Man Sues OkCupid After Being Catfished Out of $70k

Bummer. (Photo: Zazzle)

Some poor man from Queens is suing OkCupid because somebody named “genuineguy62″ fleeced him out of more than $70,000.

Michael Z. Picciano, 65, first received a message from the grifter on Feb. 11, 2013, the New York Post reports. After a month of phone and online communication, he wired his new paramour $24,000 for alleged business expenses, sending the money to “Dennis E. Racer” in Addison, Texas, and an “Edmond Thebeau” in Canada. Read More


New Universal Exploit Lets Cyber Thieves Immediately Snatch Data From Browser Forms [Video]


Malware scammers are streamlining the process they use to steal vital information with a new exploit that works on any website, not just a mocked-up PayPal form. This newly-discovered exploit has been spookily dubbed “Universal Man-in-the-Browser,” or uMitB.

Past scams used plain old Man-in-the-Browser to lift stolen data. Man-in-the-Browser (MitB) extracts data from fake forms that look just like any online purchase page. Cons have to take log files of information gathered by a Man-in-the-Browser scam and sort it for vital information before selling it via black markets online. This need to parse the stolen data worked in the victim’s favor, as it gave anyone who realized they’d fallen for the ploy the time to cancel or close their accounts.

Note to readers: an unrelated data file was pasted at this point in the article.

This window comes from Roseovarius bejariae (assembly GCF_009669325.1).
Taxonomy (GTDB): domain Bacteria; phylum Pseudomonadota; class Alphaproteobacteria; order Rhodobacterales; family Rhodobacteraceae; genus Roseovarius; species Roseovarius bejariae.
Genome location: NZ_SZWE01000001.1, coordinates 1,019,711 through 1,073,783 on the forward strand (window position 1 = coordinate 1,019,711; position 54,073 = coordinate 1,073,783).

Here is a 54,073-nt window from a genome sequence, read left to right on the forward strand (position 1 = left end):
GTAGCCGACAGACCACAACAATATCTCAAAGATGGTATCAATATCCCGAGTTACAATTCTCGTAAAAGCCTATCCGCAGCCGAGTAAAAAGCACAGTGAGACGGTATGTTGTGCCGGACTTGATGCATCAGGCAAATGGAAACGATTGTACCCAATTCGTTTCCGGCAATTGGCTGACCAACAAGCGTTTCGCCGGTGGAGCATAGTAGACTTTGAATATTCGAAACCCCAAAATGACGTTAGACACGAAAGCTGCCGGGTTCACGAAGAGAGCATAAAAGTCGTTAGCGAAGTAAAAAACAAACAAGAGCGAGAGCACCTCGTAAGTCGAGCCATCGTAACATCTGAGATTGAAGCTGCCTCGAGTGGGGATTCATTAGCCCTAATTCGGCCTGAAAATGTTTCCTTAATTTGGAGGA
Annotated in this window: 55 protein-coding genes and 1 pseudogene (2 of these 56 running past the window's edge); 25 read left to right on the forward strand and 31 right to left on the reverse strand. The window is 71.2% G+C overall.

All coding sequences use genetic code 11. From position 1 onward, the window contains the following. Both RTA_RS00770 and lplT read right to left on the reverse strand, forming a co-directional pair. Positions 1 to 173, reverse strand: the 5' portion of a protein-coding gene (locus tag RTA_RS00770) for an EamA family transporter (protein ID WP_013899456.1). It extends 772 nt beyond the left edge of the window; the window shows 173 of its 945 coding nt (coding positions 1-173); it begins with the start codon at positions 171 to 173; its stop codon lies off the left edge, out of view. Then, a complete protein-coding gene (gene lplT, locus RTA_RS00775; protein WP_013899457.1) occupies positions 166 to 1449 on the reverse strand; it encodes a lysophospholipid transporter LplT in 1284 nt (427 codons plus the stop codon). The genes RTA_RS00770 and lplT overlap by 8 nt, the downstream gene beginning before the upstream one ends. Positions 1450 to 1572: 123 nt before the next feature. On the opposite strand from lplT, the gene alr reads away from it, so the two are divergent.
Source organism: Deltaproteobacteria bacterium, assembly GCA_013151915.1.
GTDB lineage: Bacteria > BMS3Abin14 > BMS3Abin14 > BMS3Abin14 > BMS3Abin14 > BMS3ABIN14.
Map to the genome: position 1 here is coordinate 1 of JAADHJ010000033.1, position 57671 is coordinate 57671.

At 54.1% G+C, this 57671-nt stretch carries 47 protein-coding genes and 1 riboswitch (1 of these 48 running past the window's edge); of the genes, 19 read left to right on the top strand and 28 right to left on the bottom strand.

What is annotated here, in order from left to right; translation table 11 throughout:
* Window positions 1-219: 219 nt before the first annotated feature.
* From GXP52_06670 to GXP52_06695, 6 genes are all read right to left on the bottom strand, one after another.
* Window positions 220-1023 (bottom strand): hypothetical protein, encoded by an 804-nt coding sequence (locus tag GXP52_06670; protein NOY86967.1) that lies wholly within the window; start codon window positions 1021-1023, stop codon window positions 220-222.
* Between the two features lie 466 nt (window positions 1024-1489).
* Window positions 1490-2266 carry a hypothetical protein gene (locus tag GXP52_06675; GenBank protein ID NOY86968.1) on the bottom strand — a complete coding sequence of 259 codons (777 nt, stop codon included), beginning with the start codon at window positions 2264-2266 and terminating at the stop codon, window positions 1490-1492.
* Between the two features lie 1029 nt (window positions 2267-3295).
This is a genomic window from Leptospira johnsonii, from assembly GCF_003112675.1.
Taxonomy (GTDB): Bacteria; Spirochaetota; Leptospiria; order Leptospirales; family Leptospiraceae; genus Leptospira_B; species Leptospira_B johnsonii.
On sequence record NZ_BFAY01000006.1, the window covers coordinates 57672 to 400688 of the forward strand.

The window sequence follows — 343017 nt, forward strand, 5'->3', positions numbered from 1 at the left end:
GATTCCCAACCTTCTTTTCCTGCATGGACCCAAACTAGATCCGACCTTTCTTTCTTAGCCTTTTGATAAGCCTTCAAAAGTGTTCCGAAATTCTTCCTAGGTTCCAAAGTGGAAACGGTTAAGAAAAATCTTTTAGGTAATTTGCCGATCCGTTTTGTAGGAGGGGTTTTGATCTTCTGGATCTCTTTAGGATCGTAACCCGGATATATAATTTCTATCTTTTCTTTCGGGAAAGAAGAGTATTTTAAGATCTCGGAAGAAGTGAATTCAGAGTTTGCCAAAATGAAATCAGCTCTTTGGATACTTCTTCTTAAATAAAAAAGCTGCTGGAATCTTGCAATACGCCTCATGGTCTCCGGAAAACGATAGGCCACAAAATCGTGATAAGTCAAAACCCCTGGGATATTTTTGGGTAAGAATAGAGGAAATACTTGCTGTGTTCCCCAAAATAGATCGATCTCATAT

Universal Man-in-the-Browser eliminates the lag time between victim data entry and scammer data use and can pull from any web page. George Tubin, a senior security strategist at security vendor Trusteer, explained uMitB in more detal to CSO Online: Read More


There’s No Nigerian Man Trapped in Space So Don’t Give Anyone Your Bank Account

Ground control to Major Tunde. (Photo: Robert Couse-Baker on Flickr;images courtesy TASS and NASA)

When was the last time you saw a good, old-fashioned Nigerian scam email? Well, it appears that a classic is making the rounds once more. No longer will mere banking-related slight of hand do the trick. Now, as VentureBeat reports, the scammers must invoke the Soviet space program.

The email at issue actually dates from 2004, but it’s recently resurfaced. The letter revolves around the sorry tale of Nigerian Air Force Major Abacha Tunde, purportedly stranded in outer space for a decade and a half: Read More